Texas Tech University

Expert: Fiduciary Rule Equalizes System for Clients, Financial Advisers

Heidi Toth

April 7, 2016

With the announcement of a new rule Wednesday, U.S. financial advisers now will be required to put their clients’ best interests before their own profits.

With the announcement of a new rule Wednesday, U.S. financial advisers now will be required to put their clients' best interests before their own profits.

This law, known as the fiduciary rule or fiduciary standard, was announced by the U.S. Department of Labor (DOL) after a yearlong research period. That included more than 3,000 responses from members of the financial community, including Harold Evensky, a certified financial planner, professor in Texas Tech University's Department of Personal Financial Planning and chairman of Evensky & Katz/Foldes Financial Wealth Management in Miami. He has been in the financial planning industry for decades prior to his service on the Committee for the Fiduciary Standard.

Prior to this rule, brokers were not required to put their clients' financial interests first, which allowed these advisers to recommend that clients buy financial products which may have been expensive and not in the clients' best interest. According to an April 6 release from the White House, these conflicts of interest cost Americans $17 billion a year. The DOL estimated these changes will save affected investors tens of thousands of dollars in retirement savings.

Evensky is available to discuss these changes, which he sees as positive for the industry and its clients. During his decades-long career, Evensky has been chairman of the CFP Board of Governors and the International CFP Council and TIAA-CREF Institute Investment Advisory Board, in addition to writing several books and publications. In 2015 he was named to Investment Advisor's 35 for 35 list along with the likes of Ben Bernanke, Warren Buffett, and his wife, Deena Katz, also a PFP professor at Texas Tech who was one of the first financial advisers to have a fee-only business.

Harold Evensky
Harold Evensky


Harold Evensky, personal financial planning professor, (806) 392-2525 (cell) or harold@ek-ff.com

Talking points and quotes

  • With more than 1,000 pages there is a lot to absorb; however, I believe the DOL has done a Solomon-like job of streamlining, simplifying and clarifying the rule.”
  • “The actions of the Department of Labor will absolutely make the system more fair.”
  • The rule could have been much stronger. However, the federal government had to work within the political constraints of the day, as highlighted by Securities and Exchange Commissioner Michael Piwowar who opines that the rule “…seems to ignore the chorus of voices that questioned whether it will restrict middle-class families' and minority communities' access to professional financial advice by making retirement advice unaffordable,” or Georgia Sen. Johnny Isakson saying, “For families across the country, this rule is essentially the Obamacare for retirement planning, and I will do everything I can to overturn this rule.”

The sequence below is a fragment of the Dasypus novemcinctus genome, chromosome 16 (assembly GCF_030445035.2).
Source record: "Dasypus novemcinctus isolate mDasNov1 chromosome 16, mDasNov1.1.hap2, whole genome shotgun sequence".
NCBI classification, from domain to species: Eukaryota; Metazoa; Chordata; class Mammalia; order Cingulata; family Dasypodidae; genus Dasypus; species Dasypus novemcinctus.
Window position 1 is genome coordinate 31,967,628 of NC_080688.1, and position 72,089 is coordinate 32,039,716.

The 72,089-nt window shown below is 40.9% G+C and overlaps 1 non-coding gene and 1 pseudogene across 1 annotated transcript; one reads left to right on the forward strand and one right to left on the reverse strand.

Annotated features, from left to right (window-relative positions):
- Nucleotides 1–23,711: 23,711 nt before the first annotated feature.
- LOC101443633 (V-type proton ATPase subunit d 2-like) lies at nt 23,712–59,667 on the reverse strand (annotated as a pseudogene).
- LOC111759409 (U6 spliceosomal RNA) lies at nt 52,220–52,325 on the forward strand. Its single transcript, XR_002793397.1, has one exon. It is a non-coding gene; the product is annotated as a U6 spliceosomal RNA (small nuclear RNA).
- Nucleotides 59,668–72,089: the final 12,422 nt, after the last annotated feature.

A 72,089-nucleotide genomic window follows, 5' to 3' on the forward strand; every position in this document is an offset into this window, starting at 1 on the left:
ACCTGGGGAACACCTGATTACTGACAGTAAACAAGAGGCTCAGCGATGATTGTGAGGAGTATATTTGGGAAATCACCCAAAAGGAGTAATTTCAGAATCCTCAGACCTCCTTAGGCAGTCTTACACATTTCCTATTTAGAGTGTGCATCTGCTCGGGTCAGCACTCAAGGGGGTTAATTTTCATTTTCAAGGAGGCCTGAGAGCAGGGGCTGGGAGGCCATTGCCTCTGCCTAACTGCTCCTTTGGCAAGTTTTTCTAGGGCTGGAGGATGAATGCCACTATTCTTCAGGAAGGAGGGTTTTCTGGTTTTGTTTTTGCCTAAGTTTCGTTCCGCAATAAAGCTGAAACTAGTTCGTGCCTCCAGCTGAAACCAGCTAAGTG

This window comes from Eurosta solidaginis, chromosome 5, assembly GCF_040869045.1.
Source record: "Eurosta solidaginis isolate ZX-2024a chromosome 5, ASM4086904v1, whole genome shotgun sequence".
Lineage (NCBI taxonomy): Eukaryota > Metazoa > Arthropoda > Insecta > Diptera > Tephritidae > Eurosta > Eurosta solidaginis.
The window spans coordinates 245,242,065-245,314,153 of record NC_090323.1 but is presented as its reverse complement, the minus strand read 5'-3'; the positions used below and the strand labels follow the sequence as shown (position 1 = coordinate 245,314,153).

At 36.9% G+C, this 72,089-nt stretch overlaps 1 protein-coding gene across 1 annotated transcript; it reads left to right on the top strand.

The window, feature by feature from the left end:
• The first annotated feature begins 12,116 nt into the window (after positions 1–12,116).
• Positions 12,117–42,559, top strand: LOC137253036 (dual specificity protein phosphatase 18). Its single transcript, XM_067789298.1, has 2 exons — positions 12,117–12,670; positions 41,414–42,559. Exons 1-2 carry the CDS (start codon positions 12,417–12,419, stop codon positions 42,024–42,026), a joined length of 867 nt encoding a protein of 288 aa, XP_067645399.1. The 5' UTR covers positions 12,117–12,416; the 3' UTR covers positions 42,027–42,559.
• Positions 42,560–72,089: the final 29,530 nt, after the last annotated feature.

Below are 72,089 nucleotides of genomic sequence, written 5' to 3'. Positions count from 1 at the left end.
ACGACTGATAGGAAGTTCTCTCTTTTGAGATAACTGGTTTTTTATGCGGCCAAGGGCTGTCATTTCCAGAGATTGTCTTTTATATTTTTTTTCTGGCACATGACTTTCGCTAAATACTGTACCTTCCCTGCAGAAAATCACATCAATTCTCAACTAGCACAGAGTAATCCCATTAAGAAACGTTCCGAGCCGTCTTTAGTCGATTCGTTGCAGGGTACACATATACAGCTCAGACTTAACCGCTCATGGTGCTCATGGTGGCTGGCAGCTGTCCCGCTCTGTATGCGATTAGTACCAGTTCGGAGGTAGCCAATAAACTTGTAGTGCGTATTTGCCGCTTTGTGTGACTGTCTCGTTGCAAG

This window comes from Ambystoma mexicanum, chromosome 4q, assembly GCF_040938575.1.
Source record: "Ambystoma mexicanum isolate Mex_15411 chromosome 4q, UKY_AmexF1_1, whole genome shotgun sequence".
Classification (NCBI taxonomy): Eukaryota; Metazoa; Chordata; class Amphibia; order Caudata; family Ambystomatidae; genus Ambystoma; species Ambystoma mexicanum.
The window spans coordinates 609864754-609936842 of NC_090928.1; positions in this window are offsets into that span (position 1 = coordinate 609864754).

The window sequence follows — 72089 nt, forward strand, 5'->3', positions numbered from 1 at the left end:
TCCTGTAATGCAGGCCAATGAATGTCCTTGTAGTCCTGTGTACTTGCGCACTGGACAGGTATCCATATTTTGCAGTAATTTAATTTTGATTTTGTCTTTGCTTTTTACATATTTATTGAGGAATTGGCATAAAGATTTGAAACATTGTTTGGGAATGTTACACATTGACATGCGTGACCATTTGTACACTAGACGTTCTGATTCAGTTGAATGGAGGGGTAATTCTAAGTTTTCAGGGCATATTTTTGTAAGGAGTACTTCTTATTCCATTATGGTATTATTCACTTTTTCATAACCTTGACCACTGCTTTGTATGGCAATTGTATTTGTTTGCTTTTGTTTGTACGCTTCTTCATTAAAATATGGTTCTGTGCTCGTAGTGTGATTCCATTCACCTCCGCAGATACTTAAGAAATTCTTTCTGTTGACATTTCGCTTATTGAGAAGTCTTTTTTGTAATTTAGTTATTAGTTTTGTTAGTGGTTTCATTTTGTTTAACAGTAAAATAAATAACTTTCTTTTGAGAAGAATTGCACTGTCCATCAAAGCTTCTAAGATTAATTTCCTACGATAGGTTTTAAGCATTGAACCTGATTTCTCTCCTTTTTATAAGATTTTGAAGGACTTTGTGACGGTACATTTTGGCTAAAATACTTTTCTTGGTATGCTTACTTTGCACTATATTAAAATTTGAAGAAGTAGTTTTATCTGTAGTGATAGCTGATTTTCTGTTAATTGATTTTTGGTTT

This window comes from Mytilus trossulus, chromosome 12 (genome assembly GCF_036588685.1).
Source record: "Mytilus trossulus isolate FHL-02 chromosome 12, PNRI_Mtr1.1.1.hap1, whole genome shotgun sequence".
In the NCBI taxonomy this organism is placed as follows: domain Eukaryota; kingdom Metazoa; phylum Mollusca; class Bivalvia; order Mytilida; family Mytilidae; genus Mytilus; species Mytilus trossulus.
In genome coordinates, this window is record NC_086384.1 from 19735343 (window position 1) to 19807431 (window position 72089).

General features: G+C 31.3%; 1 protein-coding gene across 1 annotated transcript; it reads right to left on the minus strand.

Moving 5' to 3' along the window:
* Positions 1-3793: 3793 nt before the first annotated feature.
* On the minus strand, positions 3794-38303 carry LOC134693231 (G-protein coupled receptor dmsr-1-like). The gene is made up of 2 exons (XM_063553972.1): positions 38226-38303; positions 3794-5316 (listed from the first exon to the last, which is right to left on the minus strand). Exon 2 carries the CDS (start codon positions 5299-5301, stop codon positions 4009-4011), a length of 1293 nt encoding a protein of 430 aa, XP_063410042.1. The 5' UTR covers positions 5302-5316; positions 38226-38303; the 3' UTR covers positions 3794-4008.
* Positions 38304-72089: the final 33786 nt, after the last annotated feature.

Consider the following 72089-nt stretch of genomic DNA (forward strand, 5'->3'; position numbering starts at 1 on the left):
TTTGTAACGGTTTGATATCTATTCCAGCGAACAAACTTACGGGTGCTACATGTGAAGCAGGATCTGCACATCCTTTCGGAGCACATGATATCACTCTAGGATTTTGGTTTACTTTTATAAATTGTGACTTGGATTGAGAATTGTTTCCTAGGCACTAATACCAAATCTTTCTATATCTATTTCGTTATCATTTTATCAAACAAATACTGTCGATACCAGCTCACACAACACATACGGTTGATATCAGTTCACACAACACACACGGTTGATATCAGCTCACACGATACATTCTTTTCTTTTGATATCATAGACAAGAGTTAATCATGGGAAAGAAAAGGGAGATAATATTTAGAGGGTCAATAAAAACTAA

• The argument that small investors will lose access to advice is balderdash, Evensky said. First, brokers don't provide advice. If they did, they would have to do so as investment advisers and would already be held to a fiduciary standard. Second, there is a large universe of fiduciary advisers who are ready, willing and able to provide substantive advice. Third, traditional commission-based platforms will quickly find a way to continue to operate under the new rule, as has already been seen.
  • Although few investors and few investment professionals understand the difference between rule-based regulation and principles-based regulation, the DOL does. As it noted, “Rather than create a highly prescriptive set of transaction-specific exemptions, the department instead is publishing exemptions that flexibly accommodate a wide range of current types of compensation practices, while minimizing the harmful impact of conflicts of interest on the quality of advice.”
  • Rather than a checklist of rules, firms are provided significant latitude subject to the principle that the firms and their advisers act as fiduciaries.
  • Under the current suitability standard, if there is a dispute, the ultimate responsibility for proving the claim rests on the client. Under a fiduciary standard the responsibility shifts to the adviser. This is a distinction not lost on compliance departments. As a consequence the enforcement of fiduciary standards will not be a result of detailed rules and micromanaging regulators but rather the actions of firm compliance departments and ultimately the results of arbitrations and court rulings.
  • Investors can avoid this by having their adviser sign the Committee for the Fiduciary Standard's fiduciary oath, which commits him or her to putting the client's best interests first; acting with prudence; not misleading the clients; avoiding conflicts of interest; and fully disclosing and fairly managing any unavoidable conflicts.
  • It's still a lumpy playing field. While IRAs may be subject to fiduciary standards, the old “suitability” standard with all of the potential conflicts of interest will still hold true for non-IRA accounts.

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